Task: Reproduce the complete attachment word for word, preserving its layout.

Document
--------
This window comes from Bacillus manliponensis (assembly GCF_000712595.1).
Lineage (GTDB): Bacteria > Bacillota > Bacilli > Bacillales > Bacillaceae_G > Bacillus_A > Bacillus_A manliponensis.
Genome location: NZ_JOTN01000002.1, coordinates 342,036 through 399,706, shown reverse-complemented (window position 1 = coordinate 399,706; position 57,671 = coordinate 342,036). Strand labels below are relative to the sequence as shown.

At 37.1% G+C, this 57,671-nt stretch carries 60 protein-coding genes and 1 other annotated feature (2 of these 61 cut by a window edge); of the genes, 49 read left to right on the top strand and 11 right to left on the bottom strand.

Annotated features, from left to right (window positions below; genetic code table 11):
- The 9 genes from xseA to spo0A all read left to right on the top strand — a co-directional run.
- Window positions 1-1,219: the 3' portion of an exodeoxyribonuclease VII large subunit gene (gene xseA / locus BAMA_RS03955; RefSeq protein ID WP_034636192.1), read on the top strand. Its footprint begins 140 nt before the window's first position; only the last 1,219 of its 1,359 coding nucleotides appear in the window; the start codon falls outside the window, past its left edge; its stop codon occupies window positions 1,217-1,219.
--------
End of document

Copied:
This window comes from Bacillus manliponensis (assembly GCF_000712595.1).
Lineage (GTDB): Bacteria > Bacillota > Bacilli > Bacillales > Bacillaceae_G > Bacillus_A > Bacillus_A manliponensis.
Genome location: NZ_JOTN01000002.1, coordinates 342,036 through 399,706, shown reverse-complemented (window position 1 = coordinate 399,706; position 57,671 = coordinate 342,036). Strand labels below are relative to the sequence as shown.

At 37.1% G+C, this 57,671-nt stretch carries 60 protein-coding genes and 1 other annotated feature (2 of these 61 cut by a window edge); of the genes, 49 read left to right on the top strand and 11 right to left on the bottom strand.

Annotated features, from left to right (window positions below; genetic code table 11):
- The 9 genes from xseA to spo0A all read left to right on the top strand — a co-directional run.
- Window positions 1-1,219: the 3' portion of an exodeoxyribonuclease VII large subunit gene (gene xseA / locus BAMA_RS03955; RefSeq protein ID WP_034636192.1), read on the top strand. Its footprint begins 140 nt before the window's first position; only the last 1,219 of its 1,359 coding nucleotides appear in the window; the start codon falls outside the window, past its left edge; its stop codon occupies window positions 1,217-1,219.